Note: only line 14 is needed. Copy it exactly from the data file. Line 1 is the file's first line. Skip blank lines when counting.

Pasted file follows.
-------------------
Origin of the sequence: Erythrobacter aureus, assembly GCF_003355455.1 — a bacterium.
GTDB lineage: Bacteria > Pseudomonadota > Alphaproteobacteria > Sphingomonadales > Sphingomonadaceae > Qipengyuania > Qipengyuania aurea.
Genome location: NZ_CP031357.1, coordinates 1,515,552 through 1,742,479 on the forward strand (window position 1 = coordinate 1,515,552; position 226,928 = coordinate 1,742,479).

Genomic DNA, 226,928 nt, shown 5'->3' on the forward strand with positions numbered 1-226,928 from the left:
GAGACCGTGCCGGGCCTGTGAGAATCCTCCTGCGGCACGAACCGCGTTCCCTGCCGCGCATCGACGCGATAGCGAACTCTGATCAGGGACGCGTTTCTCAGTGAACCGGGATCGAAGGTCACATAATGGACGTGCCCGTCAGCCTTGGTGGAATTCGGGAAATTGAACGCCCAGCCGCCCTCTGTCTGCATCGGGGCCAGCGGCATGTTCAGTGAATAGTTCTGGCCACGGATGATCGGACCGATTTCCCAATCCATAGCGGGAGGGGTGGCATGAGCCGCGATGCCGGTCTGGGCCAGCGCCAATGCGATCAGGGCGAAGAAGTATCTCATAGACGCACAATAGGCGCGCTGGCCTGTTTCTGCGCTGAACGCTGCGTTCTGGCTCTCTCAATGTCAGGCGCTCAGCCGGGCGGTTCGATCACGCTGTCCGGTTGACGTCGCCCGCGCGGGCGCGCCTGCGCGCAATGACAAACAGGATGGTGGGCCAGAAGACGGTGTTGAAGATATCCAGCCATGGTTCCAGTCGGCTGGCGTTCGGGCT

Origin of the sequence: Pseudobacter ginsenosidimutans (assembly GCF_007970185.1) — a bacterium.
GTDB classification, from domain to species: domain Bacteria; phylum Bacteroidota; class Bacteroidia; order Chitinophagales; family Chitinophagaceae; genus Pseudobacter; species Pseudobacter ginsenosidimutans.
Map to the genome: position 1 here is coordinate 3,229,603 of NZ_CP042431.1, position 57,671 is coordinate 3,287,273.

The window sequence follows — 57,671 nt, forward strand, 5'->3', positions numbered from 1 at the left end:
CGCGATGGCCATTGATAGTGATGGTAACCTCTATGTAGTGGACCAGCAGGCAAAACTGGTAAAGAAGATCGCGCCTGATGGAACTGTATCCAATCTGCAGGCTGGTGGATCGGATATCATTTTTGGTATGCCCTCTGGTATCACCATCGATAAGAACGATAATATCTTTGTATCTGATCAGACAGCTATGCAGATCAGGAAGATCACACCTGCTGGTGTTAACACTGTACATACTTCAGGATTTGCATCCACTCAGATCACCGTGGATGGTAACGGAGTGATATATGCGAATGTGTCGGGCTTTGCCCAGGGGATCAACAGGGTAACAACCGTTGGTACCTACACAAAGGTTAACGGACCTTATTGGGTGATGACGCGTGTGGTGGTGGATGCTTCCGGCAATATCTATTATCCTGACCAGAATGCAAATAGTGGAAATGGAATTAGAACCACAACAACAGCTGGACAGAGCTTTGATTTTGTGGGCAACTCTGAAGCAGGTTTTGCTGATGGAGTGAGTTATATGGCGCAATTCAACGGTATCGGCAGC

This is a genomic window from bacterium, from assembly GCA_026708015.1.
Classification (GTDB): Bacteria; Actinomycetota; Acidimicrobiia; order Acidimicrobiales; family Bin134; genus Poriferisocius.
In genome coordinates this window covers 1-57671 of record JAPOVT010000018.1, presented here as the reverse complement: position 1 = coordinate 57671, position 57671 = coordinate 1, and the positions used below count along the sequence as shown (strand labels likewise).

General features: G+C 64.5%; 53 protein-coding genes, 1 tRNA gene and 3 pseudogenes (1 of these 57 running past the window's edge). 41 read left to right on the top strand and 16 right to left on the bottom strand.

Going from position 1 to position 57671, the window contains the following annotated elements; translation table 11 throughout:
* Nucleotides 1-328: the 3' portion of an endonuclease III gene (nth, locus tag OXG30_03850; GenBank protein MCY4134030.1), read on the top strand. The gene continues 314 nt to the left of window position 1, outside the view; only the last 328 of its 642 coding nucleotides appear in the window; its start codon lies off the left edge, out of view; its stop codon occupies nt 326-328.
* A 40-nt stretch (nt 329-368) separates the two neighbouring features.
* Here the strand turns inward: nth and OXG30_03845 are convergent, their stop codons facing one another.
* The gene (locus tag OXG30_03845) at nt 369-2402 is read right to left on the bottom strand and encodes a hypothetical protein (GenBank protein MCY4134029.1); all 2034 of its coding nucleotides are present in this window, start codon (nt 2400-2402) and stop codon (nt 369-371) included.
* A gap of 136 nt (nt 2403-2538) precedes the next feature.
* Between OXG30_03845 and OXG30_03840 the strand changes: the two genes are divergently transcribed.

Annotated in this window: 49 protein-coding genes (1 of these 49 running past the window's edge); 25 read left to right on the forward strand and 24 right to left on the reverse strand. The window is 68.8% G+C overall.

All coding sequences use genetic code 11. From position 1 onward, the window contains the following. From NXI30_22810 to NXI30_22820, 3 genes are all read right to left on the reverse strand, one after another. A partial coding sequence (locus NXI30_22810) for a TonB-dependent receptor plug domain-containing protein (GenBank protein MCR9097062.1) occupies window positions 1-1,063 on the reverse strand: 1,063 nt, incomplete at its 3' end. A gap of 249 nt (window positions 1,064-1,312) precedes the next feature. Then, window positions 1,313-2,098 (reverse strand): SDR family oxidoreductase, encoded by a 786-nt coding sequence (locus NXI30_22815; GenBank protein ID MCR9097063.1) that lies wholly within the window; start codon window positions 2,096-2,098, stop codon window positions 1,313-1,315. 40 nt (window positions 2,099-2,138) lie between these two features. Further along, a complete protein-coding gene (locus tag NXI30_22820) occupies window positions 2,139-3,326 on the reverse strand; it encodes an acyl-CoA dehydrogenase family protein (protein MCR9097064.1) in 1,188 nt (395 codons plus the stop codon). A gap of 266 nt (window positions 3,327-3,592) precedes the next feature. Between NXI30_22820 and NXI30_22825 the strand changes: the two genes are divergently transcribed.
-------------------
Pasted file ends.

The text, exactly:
General features: G+C 64.5%; 53 protein-coding genes, 1 tRNA gene and 3 pseudogenes (1 of these 57 running past the window's edge). 41 read left to right on the top strand and 16 right to left on the bottom strand.